You made it! You had an application with finesse and you have been asked for an interview! Whether by phone, FaceTime/Skype, or in-person, this is a huge step in your Child Life educational process!

Now, I have had several interviews now for both my practicum and internship. Do not be discouraged if it takes you a few tries. It took me a total of 3 semesters before I received an offer for Practicum and 2 semesters for Internship.

The key is to be confident in what you are saying. My advice: prepare your responses before your interview. I did this for my internship and I felt that I did not stumble, miss information, and answered more accurately when I practiced some “staple” answers beforehand.

So, based on my experiences, I am going to share with you MORE common questions I was asked in my interviews so that you can practice and prepare to ROCK your interview!

General Interview Questions:

  1. Why did you apply to our hospital?
  2. Describe yourself/Use 3 words to describe yourself.
  3. What are your strengths and areas of growth?
  4. What are your strengths when working with children?
  5. How would you describe your temperament and personality?
  6. What do you hope to gain from the Practicum/Internship?
  7. What are your expectations of a supervisor?
  8. Discuss a time where you had to advocate for a child.
  9. Have you had any grief/bereavement experience? Have you experienced death of a child?
  10. How do you handle stress?
  11. Discuss a time you were in a conflict situation. How was it resolved?
  12. If you do not receive a placement/offer, what will you do?
  13. What type of kids do you like to work with? Least like to work with?
  14. Talk about a time where you felt different from your peers and how you dealt with it?
  15. Discuss something you are proud of.
  16. Talk about a project where you went above and beyond.
  17. What can you offer our program?

Practicum Based Questions:

  1. Discuss your volunteer work and how it has prepared you to work in the hospital setting?
  2. Why Child Life? What about this profession in comparison to other child-related fields that advocate for children’s needs?
  3. Describe your academic experiences/achievements.
  4. How have you grown since you have discovered the field of child life?

Internship Based Questions:

  1. Tell me about a positive practicum experience you had.
  2. Tell me about a challenging practicum experience.
  3. How did your practicum prepare you for internship?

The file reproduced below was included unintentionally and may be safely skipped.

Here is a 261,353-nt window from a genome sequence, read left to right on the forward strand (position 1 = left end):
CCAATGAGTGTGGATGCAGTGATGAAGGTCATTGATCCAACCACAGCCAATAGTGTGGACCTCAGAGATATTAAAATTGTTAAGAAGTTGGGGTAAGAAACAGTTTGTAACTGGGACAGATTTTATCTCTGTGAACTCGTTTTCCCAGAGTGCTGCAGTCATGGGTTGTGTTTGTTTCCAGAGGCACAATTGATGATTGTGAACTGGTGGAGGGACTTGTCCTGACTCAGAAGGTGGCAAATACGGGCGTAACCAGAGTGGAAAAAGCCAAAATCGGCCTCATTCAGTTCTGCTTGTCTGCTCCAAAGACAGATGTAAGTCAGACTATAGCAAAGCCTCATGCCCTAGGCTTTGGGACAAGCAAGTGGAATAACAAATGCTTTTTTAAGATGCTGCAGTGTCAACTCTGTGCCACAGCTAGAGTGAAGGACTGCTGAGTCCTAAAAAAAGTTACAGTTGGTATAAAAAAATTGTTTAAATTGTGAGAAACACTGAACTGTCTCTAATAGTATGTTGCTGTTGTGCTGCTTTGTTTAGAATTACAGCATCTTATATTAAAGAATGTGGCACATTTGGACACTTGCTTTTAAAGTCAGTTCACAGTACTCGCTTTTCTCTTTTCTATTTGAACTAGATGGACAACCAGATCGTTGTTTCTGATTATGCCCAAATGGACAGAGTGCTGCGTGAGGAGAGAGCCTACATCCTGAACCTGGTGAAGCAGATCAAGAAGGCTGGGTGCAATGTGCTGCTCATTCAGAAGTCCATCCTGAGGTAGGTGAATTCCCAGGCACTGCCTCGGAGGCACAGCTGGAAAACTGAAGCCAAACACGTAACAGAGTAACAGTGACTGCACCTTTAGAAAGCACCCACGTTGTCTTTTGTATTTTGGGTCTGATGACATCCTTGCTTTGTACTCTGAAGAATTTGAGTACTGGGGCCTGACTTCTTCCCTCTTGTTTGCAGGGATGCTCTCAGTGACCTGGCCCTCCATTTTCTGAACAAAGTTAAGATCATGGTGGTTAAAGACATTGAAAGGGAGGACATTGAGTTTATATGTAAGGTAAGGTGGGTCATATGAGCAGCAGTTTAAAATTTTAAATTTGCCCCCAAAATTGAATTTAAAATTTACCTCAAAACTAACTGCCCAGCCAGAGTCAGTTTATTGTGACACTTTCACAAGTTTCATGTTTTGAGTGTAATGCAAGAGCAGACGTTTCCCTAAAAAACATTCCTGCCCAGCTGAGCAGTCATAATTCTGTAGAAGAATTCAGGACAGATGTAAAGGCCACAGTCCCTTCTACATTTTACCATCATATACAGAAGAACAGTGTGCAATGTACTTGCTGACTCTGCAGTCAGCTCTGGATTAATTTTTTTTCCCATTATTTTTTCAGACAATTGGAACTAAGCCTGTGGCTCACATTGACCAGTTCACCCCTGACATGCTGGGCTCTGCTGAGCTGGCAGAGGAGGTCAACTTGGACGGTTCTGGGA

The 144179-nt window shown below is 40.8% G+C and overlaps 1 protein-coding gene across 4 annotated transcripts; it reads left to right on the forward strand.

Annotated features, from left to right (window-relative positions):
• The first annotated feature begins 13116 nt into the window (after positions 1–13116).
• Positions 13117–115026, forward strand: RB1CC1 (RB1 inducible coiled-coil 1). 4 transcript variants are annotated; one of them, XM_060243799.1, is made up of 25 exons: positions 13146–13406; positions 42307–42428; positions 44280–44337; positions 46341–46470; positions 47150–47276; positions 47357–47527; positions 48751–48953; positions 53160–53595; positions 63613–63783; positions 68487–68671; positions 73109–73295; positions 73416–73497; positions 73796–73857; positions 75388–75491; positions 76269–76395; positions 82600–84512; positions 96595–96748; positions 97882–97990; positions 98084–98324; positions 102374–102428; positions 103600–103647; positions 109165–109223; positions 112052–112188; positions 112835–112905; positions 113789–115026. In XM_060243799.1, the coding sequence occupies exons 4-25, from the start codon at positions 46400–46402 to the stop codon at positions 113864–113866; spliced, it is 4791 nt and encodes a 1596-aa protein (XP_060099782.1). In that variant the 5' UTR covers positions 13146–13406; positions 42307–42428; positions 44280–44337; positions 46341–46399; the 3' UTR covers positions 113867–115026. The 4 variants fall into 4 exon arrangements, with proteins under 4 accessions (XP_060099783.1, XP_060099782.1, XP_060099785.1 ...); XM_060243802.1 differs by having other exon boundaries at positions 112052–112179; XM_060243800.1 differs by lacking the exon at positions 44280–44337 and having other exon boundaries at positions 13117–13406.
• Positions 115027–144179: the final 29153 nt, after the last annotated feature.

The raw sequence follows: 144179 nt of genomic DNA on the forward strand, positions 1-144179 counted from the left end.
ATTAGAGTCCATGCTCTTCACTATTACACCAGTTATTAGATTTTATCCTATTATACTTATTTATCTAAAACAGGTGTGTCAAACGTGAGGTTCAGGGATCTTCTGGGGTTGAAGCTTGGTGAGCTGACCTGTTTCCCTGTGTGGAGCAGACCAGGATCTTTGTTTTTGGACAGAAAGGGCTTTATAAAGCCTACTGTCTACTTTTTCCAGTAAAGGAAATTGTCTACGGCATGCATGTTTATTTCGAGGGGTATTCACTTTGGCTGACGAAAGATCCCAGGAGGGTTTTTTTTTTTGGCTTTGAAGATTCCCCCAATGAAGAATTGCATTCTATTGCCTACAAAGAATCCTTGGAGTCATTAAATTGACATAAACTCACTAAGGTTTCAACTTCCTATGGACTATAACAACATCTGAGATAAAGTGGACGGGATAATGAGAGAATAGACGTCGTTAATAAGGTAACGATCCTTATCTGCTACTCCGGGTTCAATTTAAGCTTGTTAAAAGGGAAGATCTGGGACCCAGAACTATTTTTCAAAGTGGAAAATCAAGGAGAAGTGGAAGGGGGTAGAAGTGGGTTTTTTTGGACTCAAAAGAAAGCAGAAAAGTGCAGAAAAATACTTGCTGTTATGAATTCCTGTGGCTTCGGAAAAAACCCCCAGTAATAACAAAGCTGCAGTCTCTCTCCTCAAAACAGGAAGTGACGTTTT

4. Talk about your favorite developmental theorist.
  5. How would you introduce Child Life services to a new patient and family?
  6. How would you introduce Child Life services to a new healthcare professional?
  7. How would you prepare a child for an I.V. start (consider different stages of development on this one!)?
  8. Prioritize the following tasks of a Child Life Specialist’s day (These can be anything, but this is an example of what was asked of me):
    1. Clean Playroom
    2. I.V. start for a 4 year old; parents are present
    3. Patient rounds
    4. I.V. start for a 12 year old, but is alone
    5. Providing toys to a patient in isolation
  9. How do you build rapport with a child and family?
  10. How does a Child Life Specialist work with the Multidisciplinary team?
  11. Define Cultural Competence (Best advice-use this textbook. It has a great definition to get you started: Rollins, J., Bolig, R., & Mahan, C.C. (2005). Meeting children’s psychosocial needs: Across the health-care continuum. Texas: Pro-Ed Inc.)
  12. Highlight the main stages of development and briefly describe the effects of hospitalization according to each stage (Infancy-Adolescence).
  13. If you could choose any unit you would want to work in for the rest of your time as a Child Life Specialist, what unit would it be?
  14. Are you willing to relocate?

Scenario Based Questions:

Disclaimer: I would be cautious on studying these because there are so many combinations of scenarios your interviewers can give you. Do consider the themes behind them such as professional boundaries, playroom scenarios, bedside scenarios, etc.

Make sure you know your stages of development, hospital and family stressors, and a handful of interventions you would provide.

For interventions, be creative! While art and music are usually the first that come to my mind, your interviewers may want to hear something from the categories of: sensory therapy, bibliotherapy, movement therapy, photography/media therapy, etc.

  1. You have a 3 year old who is grabbing toys in the playroom from other patients without asking. How would you handle the situation?
  2. You have a 13 year old whom you have developed a positive relationship with in the hospital. Upon discharge, she hugs you and asks for an email. How would you respond?
  3. You have a 5 year old that you are interacting with for an art therapy activity in the playroom. A 6 year old and 14 year old enter the playroom whom are both new patients. How would you include them and what would you provide?


Questions you should ask!

  1. What are some additional skills sets do you expect of your practicum/intern students coming into the program?
  2. Any professional development/community event related opportunities?
  3. Is there a 2nd interview?
  4. Where are the rotations?
  5. (Practicum only) Do you offer both in and outpatient opportunities?
  6. How many clinical hours? If needed, can you offer more?